Last Ever Total Solar Eclipse Will Take Place in 600 Million Years as the Moon Recedes From Earth

solar eclipse
A solar eclipse is seen from the beach on Indonesia’s Ternate island in 2016. An intricate dance leads to a total solar eclipse. Beawiharta Beawiharta/Reuters

The total solar eclipse on 21 August will be the first to pass across the whole of the U.S., from the Pacific to the Atlantic, in 99 years.

Total solar eclipses are a rarer occurrence than solar eclipses, which take place on average once every 18 months.

While the demise of Earth is predicted to happen around seven billion years from now, when the expanding sun engulfs and destroys our planet, life forms will see the last total solar eclipse much sooner than then—around 600 million years from now.

This is because the moon is slowly moving away from Earth, disrupting the intricate balance that causes the sun's light to be blocked out. "A total eclipse is a dance with three partners: the moon, the sun and Earth," Richard Vondrak, a lunar scientist at NASA's Goddard Space Flight Center, said in a statement. "It can only happen when there is an exquisite alignment of the moon and the sun in our sky."

During an eclipse, the moon passes in front of the sun, with the alignment and size matching—while the Sun is about 400 times larger than the moon, it is also about 400 times farther away, meaning they appear the same size during an eclipse.

The moon is currently receding from Earth at a rate of between one and one-and-a-half inches per year. Eventually, when the moon moves far enough away, it will no longer be able to cover the sun in the way it does now.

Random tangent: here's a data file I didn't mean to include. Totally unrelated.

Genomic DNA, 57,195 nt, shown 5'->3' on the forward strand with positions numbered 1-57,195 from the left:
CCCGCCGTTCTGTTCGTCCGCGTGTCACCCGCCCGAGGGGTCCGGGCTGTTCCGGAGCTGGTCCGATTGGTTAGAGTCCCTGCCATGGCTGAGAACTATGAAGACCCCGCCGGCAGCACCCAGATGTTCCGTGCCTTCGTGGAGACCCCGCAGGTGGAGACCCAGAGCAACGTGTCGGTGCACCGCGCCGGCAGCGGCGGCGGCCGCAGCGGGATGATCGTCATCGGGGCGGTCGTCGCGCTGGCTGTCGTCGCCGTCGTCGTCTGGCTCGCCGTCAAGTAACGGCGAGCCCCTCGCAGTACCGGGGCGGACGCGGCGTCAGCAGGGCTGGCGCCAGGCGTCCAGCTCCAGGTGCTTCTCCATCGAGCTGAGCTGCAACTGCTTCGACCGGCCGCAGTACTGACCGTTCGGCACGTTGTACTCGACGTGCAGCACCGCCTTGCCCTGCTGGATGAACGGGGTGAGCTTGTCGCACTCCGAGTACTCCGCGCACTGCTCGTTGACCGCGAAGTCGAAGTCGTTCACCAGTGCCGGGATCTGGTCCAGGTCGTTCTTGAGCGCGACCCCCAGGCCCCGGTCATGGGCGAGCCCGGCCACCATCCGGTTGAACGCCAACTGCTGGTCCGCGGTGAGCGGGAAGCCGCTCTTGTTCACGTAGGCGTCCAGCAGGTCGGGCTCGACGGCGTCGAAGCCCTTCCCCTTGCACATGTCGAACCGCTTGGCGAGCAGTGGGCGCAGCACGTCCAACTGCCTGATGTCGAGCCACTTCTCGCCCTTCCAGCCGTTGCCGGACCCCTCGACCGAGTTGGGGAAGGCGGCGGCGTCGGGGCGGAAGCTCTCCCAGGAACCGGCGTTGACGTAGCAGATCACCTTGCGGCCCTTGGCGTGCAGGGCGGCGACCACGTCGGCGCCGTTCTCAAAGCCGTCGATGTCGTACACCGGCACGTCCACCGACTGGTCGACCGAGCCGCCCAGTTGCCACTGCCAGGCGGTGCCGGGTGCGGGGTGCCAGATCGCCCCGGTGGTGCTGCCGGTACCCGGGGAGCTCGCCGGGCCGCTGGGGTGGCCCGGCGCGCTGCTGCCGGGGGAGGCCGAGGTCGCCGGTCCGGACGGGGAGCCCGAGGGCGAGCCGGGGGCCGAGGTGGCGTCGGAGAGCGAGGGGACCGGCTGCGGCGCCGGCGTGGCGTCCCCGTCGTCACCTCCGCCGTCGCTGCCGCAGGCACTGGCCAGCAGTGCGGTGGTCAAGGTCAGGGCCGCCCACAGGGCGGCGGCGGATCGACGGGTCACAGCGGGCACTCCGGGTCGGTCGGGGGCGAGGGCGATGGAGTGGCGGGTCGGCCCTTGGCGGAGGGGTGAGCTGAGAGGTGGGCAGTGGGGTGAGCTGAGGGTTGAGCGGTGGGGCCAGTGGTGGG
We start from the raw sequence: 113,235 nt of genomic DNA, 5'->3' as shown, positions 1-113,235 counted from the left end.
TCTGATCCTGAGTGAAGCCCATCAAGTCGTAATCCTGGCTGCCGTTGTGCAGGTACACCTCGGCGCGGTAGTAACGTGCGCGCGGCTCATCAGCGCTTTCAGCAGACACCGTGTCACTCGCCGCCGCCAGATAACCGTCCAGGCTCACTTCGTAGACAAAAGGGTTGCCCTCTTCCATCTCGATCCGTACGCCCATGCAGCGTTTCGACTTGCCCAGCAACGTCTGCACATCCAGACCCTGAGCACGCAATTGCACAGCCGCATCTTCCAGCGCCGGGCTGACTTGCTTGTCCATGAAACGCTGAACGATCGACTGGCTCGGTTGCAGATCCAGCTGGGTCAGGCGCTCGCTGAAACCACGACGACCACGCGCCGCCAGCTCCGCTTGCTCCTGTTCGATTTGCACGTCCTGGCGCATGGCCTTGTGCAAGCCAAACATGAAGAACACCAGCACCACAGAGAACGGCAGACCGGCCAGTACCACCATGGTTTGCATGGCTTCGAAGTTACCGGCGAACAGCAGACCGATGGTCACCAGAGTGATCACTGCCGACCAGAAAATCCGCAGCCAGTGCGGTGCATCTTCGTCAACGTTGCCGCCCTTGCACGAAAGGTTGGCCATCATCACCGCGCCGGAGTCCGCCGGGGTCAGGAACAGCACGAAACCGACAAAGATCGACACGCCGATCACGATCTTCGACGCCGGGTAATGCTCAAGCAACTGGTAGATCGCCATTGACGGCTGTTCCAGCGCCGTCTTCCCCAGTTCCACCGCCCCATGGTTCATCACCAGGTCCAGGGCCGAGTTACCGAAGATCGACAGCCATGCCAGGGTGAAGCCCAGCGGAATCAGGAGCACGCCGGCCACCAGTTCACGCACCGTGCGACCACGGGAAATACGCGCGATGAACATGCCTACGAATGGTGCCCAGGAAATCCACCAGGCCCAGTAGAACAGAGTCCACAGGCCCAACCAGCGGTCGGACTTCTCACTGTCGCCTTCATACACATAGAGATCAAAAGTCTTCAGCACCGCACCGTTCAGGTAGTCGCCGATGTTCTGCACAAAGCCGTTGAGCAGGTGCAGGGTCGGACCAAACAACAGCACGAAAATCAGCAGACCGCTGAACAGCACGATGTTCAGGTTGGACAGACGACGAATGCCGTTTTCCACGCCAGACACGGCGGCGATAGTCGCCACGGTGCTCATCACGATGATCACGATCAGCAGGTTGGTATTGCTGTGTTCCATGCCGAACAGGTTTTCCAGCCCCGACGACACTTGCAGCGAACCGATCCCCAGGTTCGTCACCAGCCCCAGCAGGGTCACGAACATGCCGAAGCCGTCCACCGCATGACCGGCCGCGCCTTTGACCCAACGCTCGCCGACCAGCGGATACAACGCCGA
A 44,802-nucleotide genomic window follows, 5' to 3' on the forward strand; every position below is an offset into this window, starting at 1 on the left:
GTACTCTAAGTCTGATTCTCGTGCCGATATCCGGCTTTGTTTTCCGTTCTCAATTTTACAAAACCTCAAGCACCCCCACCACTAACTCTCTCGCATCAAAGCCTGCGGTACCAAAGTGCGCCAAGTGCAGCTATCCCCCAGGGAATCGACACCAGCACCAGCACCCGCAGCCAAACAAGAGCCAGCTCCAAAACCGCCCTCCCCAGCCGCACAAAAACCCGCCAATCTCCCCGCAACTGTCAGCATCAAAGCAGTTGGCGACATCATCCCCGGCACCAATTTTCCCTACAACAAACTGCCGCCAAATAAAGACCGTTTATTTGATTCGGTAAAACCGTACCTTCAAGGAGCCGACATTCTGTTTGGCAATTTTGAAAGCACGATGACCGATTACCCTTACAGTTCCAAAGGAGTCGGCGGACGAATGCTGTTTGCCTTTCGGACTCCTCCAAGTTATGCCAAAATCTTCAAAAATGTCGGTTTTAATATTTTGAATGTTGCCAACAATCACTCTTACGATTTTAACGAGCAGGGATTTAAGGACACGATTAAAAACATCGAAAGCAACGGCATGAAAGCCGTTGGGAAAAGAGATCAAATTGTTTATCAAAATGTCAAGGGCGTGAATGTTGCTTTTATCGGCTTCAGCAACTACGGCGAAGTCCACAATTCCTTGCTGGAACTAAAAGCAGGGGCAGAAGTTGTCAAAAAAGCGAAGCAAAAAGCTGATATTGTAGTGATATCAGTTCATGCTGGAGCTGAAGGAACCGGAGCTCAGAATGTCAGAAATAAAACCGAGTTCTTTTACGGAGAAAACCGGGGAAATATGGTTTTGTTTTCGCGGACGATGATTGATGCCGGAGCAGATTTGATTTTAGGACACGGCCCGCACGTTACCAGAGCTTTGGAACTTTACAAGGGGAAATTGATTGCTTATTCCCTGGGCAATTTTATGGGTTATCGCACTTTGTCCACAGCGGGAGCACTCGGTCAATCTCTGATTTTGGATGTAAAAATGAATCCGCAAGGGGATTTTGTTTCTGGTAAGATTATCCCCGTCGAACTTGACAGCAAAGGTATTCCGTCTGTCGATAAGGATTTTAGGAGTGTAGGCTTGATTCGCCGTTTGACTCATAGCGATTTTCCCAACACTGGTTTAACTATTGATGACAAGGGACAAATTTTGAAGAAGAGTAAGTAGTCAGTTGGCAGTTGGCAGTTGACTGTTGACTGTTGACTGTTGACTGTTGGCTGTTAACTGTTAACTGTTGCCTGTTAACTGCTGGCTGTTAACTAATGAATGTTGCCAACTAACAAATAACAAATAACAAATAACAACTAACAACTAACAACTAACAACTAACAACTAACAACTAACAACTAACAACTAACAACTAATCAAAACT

"Over time, the number and frequency of total solar eclipses will decrease," Vondrak said. "About 600 million years from now, Earth will experience the beauty and drama of a total solar eclipse for the last time."

solar eclipse
The Earth, moon and sun must align perfectly for a total solar eclipse to happen. Inclement weather could still spoil the best opportunity to see the total eclipse in generations. NASA's Goddard Space flight Center/SVS

In an interview with Newsweek last month, Bill Nye spoke about the forthcoming eclipse and how these events are hugely special, as they help us consider fundamental questions about life, such as where we came from and if we are alone in the universe.

"If you want to understand where we came from, you have to understand space. And the eclipse is an amazing event that helps anyone understand that we live on a sphere with a moon and a sun and other planets, and we are part of this extraordinary larger whole that you could call creation or the cosmos. It's something that gets me every single day of my life. Every day I marvel at the insight that we are made of the same stuff, the same dust, as the stars. We are made of stardust. If you say, What's the meaning of life? I'm not sure, but it has to do with being part of the cosmos.

"The eclipse is a moment that reminds us all in just a few minutes of our extraordinary place in space on this sphere covered with liquid water, with a moon tidally locked, in orbit around the sun. We can predict these events within less than a second because we understand the mathematics of the universe so well. And we're just some humble species wandering around on the outskirts of a regular galaxy. We're no big deal, yet we can understand it all, and that to me is wonderful and amazing, and the eclipse to me is part of that."